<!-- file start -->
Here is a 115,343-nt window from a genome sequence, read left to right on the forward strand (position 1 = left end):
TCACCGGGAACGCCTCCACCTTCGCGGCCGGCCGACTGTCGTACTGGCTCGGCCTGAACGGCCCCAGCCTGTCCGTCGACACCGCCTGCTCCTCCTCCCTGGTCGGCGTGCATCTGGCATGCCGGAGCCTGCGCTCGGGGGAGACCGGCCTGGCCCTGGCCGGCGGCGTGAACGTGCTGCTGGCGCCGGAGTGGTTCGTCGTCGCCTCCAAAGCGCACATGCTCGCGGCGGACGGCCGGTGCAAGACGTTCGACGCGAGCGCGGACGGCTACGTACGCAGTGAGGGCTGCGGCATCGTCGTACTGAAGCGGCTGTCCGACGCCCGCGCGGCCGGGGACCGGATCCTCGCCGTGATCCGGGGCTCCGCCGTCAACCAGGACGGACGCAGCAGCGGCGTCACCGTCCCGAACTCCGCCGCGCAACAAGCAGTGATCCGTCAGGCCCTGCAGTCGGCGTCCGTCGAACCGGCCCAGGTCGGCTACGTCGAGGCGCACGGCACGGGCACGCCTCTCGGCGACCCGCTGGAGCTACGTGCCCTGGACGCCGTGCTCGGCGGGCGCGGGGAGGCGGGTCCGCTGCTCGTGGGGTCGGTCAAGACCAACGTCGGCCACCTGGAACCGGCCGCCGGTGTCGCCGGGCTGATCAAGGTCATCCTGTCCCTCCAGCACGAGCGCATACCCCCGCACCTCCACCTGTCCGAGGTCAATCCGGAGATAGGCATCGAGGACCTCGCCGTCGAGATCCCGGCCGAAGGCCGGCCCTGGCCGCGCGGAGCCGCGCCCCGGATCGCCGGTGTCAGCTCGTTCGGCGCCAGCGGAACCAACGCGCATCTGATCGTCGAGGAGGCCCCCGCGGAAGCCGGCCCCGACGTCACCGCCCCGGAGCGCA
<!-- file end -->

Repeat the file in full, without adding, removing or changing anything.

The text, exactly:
Here is a 115,343-nt window from a genome sequence, read left to right on the forward strand (position 1 = left end):
TCACCGGGAACGCCTCCACCTTCGCGGCCGGCCGACTGTCGTACTGGCTCGGCCTGAACGGCCCCAGCCTGTCCGTCGACACCGCCTGCTCCTCCTCCCTGGTCGGCGTGCATCTGGCATGCCGGAGCCTGCGCTCGGGGGAGACCGGCCTGGCCCTGGCCGGCGGCGTGAACGTGCTGCTGGCGCCGGAGTGGTTCGTCGTCGCCTCCAAAGCGCACATGCTCGCGGCGGACGGCCGGTGCAAGACGTTCGACGCGAGCGCGGACGGCTACGTACGCAGTGAGGGCTGCGGCATCGTCGTACTGAAGCGGCTGTCCGACGCCCGCGCGGCCGGGGACCGGATCCTCGCCGTGATCCGGGGCTCCGCCGTCAACCAGGACGGACGCAGCAGCGGCGTCACCGTCCCGAACTCCGCCGCGCAACAAGCAGTGATCCGTCAGGCCCTGCAGTCGGCGTCCGTCGAACCGGCCCAGGTCGGCTACGTCGAGGCGCACGGCACGGGCACGCCTCTCGGCGACCCGCTGGAGCTACGTGCCCTGGACGCCGTGCTCGGCGGGCGCGGGGAGGCGGGTCCGCTGCTCGTGGGGTCGGTCAAGACCAACGTCGGCCACCTGGAACCGGCCGCCGGTGTCGCCGGGCTGATCAAGGTCATCCTGTCCCTCCAGCACGAGCGCATACCCCCGCACCTCCACCTGTCCGAGGTCAATCCGGAGATAGGCATCGAGGACCTCGCCGTCGAGATCCCGGCCGAAGGCCGGCCCTGGCCGCGCGGAGCCGCGCCCCGGATCGCCGGTGTCAGCTCGTTCGGCGCCAGCGGAACCAACGCGCATCTGATCGTCGAGGAGGCCCCCGCGGAAGCCGGCCCCGACGTCACCGCCCCGGAGCGCA